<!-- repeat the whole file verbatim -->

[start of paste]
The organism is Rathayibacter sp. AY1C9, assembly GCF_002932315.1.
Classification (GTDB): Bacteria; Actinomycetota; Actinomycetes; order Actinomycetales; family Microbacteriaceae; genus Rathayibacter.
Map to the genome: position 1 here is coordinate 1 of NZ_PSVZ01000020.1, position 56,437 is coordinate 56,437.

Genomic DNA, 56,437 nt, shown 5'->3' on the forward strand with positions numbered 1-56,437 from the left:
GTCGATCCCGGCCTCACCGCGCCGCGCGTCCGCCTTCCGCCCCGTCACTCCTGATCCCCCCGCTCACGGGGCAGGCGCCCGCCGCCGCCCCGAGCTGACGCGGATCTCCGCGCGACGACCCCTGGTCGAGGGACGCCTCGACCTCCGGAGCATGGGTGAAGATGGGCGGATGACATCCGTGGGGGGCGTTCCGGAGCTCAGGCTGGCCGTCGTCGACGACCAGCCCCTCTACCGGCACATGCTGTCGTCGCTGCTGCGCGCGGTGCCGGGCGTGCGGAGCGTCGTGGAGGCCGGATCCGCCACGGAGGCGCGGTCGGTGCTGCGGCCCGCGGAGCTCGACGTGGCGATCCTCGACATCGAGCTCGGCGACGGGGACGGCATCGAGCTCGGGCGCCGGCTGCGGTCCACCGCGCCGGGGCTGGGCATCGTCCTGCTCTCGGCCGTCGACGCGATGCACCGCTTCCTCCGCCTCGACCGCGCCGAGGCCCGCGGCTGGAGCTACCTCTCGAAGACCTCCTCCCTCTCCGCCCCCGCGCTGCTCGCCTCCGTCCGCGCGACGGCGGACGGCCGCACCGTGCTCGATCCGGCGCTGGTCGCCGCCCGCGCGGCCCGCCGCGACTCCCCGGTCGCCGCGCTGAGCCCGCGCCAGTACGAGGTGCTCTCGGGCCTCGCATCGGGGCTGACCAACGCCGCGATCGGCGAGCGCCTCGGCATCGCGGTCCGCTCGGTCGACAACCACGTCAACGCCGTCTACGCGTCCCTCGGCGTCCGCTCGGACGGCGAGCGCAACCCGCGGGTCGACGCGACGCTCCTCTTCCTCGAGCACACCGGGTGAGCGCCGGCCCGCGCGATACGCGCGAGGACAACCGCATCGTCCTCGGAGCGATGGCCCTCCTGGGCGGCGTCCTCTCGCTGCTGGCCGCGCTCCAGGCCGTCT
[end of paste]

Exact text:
The organism is Rathayibacter sp. AY1C9, assembly GCF_002932315.1.
Classification (GTDB): Bacteria; Actinomycetota; Actinomycetes; order Actinomycetales; family Microbacteriaceae; genus Rathayibacter.
Map to the genome: position 1 here is coordinate 1 of NZ_PSVZ01000020.1, position 56,437 is coordinate 56,437.

Genomic DNA, 56,437 nt, shown 5'->3' on the forward strand with positions numbered 1-56,437 from the left:
GTCGATCCCGGCCTCACCGCGCCGCGCGTCCGCCTTCCGCCCCGTCACTCCTGATCCCCCCGCTCACGGGGCAGGCGCCCGCCGCCGCCCCGAGCTGACGCGGATCTCCGCGCGACGACCCCTGGTCGAGGGACGCCTCGACCTCCGGAGCATGGGTGAAGATGGGCGGATGACATCCGTGGGGGGCGTTCCGGAGCTCAGGCTGGCCGTCGTCGACGACCAGCCCCTCTACCGGCACATGCTGTCGTCGCTGCTGCGCGCGGTGCCGGGCGTGCGGAGCGTCGTGGAGGCCGGATCCGCCACGGAGGCGCGGTCGGTGCTGCGGCCCGCGGAGCTCGACGTGGCGATCCTCGACATCGAGCTCGGCGACGGGGACGGCATCGAGCTCGGGCGCCGGCTGCGGTCCACCGCGCCGGGGCTGGGCATCGTCCTGCTCTCGGCCGTCGACGCGATGCACCGCTTCCTCCGCCTCGACCGCGCCGAGGCCCGCGGCTGGAGCTACCTCTCGAAGACCTCCTCCCTCTCCGCCCCCGCGCTGCTCGCCTCCGTCCGCGCGACGGCGGACGGCCGCACCGTGCTCGATCCGGCGCTGGTCGCCGCCCGCGCGGCCCGCCGCGACTCCCCGGTCGCCGCGCTGAGCCCGCGCCAGTACGAGGTGCTCTCGGGCCTCGCATCGGGGCTGACCAACGCCGCGATCGGCGAGCGCCTCGGCATCGCGGTCCGCTCGGTCGACAACCACGTCAACGCCGTCTACGCGTCCCTCGGCGTCCGCTCGGACGGCGAGCGCAACCCGCGGGTCGACGCGACGCTCCTCTTCCTCGAGCACACCGGGTGAGCGCCGGCCCGCGCGATACGCGCGAGGACAACCGCATCGTCCTCGGAGCGATGGCCCTCCTGGGCGGCGTCCTCTCGCTGCTGGCCGCGCTCCAGGCCGTCT